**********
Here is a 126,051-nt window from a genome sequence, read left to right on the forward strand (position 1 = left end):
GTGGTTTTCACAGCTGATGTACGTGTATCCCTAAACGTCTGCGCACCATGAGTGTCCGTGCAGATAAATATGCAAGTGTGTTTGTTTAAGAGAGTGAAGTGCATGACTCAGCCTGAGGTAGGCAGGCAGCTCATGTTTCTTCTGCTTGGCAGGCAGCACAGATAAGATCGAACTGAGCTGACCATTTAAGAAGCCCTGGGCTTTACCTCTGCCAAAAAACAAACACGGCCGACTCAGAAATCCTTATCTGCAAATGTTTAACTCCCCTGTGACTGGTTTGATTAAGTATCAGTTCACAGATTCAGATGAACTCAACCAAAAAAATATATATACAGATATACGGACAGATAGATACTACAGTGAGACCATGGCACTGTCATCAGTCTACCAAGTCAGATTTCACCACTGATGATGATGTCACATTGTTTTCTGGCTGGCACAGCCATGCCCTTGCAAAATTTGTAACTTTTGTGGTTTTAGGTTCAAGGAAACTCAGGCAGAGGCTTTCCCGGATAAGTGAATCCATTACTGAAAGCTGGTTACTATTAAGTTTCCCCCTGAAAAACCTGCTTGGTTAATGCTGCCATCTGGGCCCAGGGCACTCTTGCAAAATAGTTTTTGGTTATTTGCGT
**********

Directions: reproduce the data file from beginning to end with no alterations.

Here is a 126,051-nt window from a genome sequence, read left to right on the forward strand (position 1 = left end):
GTGGTTTTCACAGCTGATGTACGTGTATCCCTAAACGTCTGCGCACCATGAGTGTCCGTGCAGATAAATATGCAAGTGTGTTTGTTTAAGAGAGTGAAGTGCATGACTCAGCCTGAGGTAGGCAGGCAGCTCATGTTTCTTCTGCTTGGCAGGCAGCACAGATAAGATCGAACTGAGCTGACCATTTAAGAAGCCCTGGGCTTTACCTCTGCCAAAAAACAAACACGGCCGACTCAGAAATCCTTATCTGCAAATGTTTAACTCCCCTGTGACTGGTTTGATTAAGTATCAGTTCACAGATTCAGATGAACTCAACCAAAAAAATATATATACAGATATACGGACAGATAGATACTACAGTGAGACCATGGCACTGTCATCAGTCTACCAAGTCAGATTTCACCACTGATGATGATGTCACATTGTTTTCTGGCTGGCACAGCCATGCCCTTGCAAAATTTGTAACTTTTGTGGTTTTAGGTTCAAGGAAACTCAGGCAGAGGCTTTCCCGGATAAGTGAATCCATTACTGAAAGCTGGTTACTATTAAGTTTCCCCCTGAAAAACCTGCTTGGTTAATGCTGCCATCTGGGCCCAGGGCACTCTTGCAAAATAGTTTTTGGTTATTTGCGT